In the Spectator, Nick Cohen declares with impassioned bellicosity that “no-one will ever forgive the right if they destroy the BBC”. Now perhaps Nick Cohen is 17. I doubt this, but surely someone in his career has warned him about how using such bombastic language usually makes one look foolish? If one person – somewhere, anywhere – forgave the right, then this statement along with his entire article is undone. As a writer, you don’t want to put yourself in such a position. Only the immature and the thoughtless write like that.
Later on, he makes the case that the private sector would never provide what the BBC does, culturally. That’s a big insult to everyday Britons. He really believes that the market for historical dramas is so small that without massive government spending and control, they would not exist. Yet do people love the BBC, or what the BBC provides? The two are not inextricably bound. And if what the BBC produces is so beloved, then surely people would voluntarily pay for it.
Then he claims that because Britain is shrinking, the BBC is needed more than ever. Actually, what is needed is to reverse Britain’s population decline, and that cannot be wrought by government-funded programming. Doing that requires an understanding that life is precious and that marriage is good; and those rest upon an understanding of mankind that hails from Genesis – mankind as stewards of the earth, mankind as explorers, mankind as bringers of civilization. In contemporary British civilization (such as it is), the BBC sticks out like a sore thumb. BBC programming is simply the wrong solution to the problem, a lazy, guilty oblation to old gods, as it were. TV will not save British civilization. Radio will not save it. The government will not save it. The answers must come from deeper wells still.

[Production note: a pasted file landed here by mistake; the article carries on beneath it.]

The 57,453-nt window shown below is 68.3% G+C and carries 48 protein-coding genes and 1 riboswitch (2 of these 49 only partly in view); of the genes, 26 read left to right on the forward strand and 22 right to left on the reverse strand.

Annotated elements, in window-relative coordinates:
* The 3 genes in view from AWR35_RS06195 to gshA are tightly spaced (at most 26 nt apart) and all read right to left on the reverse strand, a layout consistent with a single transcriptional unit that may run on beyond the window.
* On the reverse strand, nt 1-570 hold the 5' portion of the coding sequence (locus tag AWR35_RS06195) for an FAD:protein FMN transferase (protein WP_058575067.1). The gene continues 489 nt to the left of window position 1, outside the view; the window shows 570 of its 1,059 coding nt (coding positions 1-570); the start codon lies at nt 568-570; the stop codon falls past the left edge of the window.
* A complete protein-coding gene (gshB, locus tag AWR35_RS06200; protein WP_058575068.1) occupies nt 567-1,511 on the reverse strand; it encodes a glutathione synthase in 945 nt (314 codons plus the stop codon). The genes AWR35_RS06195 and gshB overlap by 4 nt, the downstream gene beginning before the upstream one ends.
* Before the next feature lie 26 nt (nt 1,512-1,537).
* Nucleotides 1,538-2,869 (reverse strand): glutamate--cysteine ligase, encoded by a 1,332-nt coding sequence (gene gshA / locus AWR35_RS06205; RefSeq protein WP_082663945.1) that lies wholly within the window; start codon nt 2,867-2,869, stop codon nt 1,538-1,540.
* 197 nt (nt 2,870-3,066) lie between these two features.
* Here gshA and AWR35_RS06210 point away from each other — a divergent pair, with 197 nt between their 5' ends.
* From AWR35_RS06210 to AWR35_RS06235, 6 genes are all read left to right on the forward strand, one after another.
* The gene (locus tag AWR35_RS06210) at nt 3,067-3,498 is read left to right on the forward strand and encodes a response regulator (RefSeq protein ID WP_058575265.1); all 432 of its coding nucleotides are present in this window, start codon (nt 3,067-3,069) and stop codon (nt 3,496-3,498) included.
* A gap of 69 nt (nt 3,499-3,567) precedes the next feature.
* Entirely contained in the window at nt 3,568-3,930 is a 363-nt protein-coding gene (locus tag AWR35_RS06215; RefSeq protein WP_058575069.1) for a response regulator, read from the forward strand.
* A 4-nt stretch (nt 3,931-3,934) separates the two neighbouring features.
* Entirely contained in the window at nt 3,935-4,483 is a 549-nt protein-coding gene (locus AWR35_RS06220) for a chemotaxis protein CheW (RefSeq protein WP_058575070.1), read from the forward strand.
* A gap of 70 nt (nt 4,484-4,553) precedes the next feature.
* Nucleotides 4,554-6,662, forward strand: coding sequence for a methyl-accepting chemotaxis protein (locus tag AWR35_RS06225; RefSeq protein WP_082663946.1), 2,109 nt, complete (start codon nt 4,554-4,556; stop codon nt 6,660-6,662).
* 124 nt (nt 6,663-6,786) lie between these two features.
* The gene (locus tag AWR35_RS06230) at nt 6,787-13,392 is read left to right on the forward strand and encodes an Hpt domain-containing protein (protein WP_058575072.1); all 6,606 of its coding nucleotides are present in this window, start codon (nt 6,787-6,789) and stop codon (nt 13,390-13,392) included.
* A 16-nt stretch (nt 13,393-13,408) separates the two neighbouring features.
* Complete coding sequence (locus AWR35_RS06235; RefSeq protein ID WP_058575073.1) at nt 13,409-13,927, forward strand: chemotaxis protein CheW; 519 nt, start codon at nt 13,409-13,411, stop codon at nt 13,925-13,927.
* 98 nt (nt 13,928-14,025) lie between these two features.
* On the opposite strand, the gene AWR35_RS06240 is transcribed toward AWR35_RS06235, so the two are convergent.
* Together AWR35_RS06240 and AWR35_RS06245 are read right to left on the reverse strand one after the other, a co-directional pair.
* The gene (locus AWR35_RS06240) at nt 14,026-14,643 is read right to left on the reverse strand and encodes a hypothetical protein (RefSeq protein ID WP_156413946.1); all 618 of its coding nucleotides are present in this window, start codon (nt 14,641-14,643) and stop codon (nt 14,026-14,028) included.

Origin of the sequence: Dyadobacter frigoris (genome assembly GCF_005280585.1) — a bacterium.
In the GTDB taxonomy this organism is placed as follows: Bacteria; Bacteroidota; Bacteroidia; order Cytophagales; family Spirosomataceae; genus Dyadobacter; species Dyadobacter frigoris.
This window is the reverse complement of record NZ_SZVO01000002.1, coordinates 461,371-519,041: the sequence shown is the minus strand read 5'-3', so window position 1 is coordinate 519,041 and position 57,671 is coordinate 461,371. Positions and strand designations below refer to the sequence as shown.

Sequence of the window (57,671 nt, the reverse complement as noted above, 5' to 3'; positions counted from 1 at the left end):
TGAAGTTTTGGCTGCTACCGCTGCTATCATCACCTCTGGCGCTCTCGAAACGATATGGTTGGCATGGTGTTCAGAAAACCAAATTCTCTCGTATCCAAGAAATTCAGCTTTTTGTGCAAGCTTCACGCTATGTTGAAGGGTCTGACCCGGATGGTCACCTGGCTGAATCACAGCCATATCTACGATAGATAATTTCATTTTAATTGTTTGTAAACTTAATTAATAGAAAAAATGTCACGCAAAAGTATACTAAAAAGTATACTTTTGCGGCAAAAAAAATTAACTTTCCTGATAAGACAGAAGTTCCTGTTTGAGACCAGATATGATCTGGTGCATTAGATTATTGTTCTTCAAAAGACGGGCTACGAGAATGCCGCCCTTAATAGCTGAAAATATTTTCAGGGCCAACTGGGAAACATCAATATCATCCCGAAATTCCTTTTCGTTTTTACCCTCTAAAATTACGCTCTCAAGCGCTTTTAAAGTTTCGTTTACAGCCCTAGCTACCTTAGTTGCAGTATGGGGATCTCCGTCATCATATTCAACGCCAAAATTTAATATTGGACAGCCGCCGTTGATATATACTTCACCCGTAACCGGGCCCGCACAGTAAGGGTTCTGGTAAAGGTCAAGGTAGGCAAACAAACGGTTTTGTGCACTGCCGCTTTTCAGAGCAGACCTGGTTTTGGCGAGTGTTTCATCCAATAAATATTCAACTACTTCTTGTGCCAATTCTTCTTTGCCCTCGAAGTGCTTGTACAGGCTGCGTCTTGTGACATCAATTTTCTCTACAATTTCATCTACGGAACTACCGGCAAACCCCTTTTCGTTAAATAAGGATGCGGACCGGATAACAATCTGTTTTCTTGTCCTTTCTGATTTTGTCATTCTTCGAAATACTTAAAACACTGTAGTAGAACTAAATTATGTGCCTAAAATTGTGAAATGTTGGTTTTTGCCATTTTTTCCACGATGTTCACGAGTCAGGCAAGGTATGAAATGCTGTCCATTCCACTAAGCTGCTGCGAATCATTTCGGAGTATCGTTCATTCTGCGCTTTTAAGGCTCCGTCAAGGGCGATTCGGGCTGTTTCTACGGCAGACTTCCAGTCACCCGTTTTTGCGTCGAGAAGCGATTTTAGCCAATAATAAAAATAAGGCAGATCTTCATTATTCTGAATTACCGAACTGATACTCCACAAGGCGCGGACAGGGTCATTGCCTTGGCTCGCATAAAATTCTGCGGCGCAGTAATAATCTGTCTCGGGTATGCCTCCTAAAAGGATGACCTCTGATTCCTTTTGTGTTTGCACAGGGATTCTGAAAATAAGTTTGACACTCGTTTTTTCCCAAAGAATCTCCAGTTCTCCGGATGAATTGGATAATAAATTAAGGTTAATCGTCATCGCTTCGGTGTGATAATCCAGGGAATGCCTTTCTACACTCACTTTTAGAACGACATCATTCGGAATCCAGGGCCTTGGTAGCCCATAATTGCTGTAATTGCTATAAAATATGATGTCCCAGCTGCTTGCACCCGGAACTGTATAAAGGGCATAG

Lastly, he complains about the partisan voices that would fill the communication spaces if the BBC were gone, while he admits in the same article that the BBC itself is a partisan entity. Logic apparently is lost upon Mr. Cohen. What he fears would happen is already happening, and the freedom that would result would at least mean that the taxpayer would not be funding leftist bias!
The home of Churchhill and Tennyson, of Richard the Lion-Hearted, of Lewis, Tolkein, and Shakespeare — that Britain, needs neither the NHC nor the BBC.